UAlbany Aids in Building New York Crime Victims’ Legal Network
Online tool will allow crime victims to determine the type of help they need in civil legal matters
The new online legal network will allow individuals to determine the type of legal help they need and then connect them with resources to ensure their interests are represented.
ALBANY, N.Y. (November 17, 2015) -- The University at Albany is partnering with the New York State Office of Victim Services (OVS) to create a unique online tool that will connect crime victims with legal assistance in civil matters. OVS received $999,940 from the federal Office for Victims of Crime, part of the U.S. Department of Justice’s Office of Justice Programs for the project, which aims to provide victims in New York legal guidance for dealing with issues such as housing and immigration cases, as well as family court cases involving custody, support and orders of protection.
The Crime Victims' Legal Network will allow individuals to determine the type of legal help they need and then connect them with resources to ensure their interests are represented. In addition to OVS and UAlbany's Center for Human Services Research (CHSR), the Empire Justice Center and Pro Bono Net are partners on the project.
As a first step now underway, the Center -- part of UAlbany's School of Social Welfare -- is assessing existing legal services in upstate counties and on Long Island to determine where gaps exist. An advisory committee of crime victim advocates, researchers, law enforcement officials and other leaders from community-based organizations is shepherding that assessment work.
The Crime Victims' Legal Network is targeting individuals outside of New York City, as there are fewer civil legal services available in those 57 counties. While OVS funds a network of 226 crime victim assistance programs that serve individuals in every county of the state, fewer than 10 percent of those programs offer legal help with civil matters.
"Victim assistance programs across New York State do a wonderful job in providing men, women and children with direct services, such as counseling, crisis intervention, access to compensation and advocacy in the criminal justices system, but there are far fewer civil legal services outside of New York City," OVS Director Elizabeth Cronin said. "This grant will allow us to expand our reach, especially to rural areas of the state. Our goal is to create a comprehensive, collaborative network to provide holistic legal assistance to better assess the needs of, and ultimately serve, victims of crime."
Crime victim advocates have consistently identified the dire need for civil legal services in housing, immigration and Family Court matters and a streamlined, easy way for victims to access help.
The lack of services, particularly in rural areas across the state, results in many individuals pursuing civil litigation without a lawyer. A recent study by the state Office of Court Administration found that roughly 2.3 million New Yorkers – many of them either low-income individuals or families – are involved in civil litigation without legal representation.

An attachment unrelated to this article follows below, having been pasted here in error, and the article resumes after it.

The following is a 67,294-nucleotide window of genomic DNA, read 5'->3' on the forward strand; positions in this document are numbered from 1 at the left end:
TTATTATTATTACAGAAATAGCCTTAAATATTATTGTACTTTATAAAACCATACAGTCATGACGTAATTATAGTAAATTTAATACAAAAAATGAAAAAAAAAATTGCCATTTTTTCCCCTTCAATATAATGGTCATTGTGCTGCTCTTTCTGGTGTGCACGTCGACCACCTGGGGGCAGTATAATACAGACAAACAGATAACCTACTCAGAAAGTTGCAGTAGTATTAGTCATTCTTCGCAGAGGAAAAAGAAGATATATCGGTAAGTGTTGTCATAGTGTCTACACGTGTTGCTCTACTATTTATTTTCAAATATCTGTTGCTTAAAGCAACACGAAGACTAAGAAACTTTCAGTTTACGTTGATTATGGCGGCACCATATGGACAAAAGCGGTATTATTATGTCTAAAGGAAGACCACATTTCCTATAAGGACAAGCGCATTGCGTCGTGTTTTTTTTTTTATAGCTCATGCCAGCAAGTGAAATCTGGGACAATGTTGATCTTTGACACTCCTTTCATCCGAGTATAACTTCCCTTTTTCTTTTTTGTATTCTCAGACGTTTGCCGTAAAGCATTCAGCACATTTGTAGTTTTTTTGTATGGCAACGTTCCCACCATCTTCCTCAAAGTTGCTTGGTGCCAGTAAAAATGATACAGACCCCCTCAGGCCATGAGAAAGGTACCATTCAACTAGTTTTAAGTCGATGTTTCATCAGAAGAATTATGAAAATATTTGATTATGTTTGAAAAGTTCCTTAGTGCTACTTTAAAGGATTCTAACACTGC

"Our Center for Human Services Research will conduct an empirical analysis of crime statistics and civil legal services data, augmented with information collected from victims and service providers to determine the types of services that are needed and where they are needed," said Darrell P. Wheeler, Dean of UAlbany's School of Social Welfare and Vice Provost for Public Engagement. "I want to congratulate the Office of Victim Services, CHSR, as well as Empire Justice Center and Pro Bono Net for developing this critical resource for the most vulnerable individuals in New York."
The Office of Victim Services has a three-tiered mission to provide compensation to innocent victims of crime, fund direct services to crime victims through a network of community-based programs and to advocate for the rights of all innocent victims of crime. For more information about services offered by OVS, including eligibility guidelines and a list of victim assistance programs that provide direct help to crime victims across all 62 counties in New York, visit the agency’s website or call 1-800-247-8035.
The Crime Victims' Legal Network will be established as a result of work done by the New York State Office of Victim Services and its partner agencies, the Center for Human Services Research, the Empire Justice Center and Pro Bono Net, under Grant No. 2014-XV-BX-K009 awarded by the Office for Victims of Crime), Office of Justice Programs, U.S. Department of Justice. The opinions, findings and conclusions or recommendations expressed are those of the contributors and do not necessarily represent the official position or policies of the U.S. Department of Justice.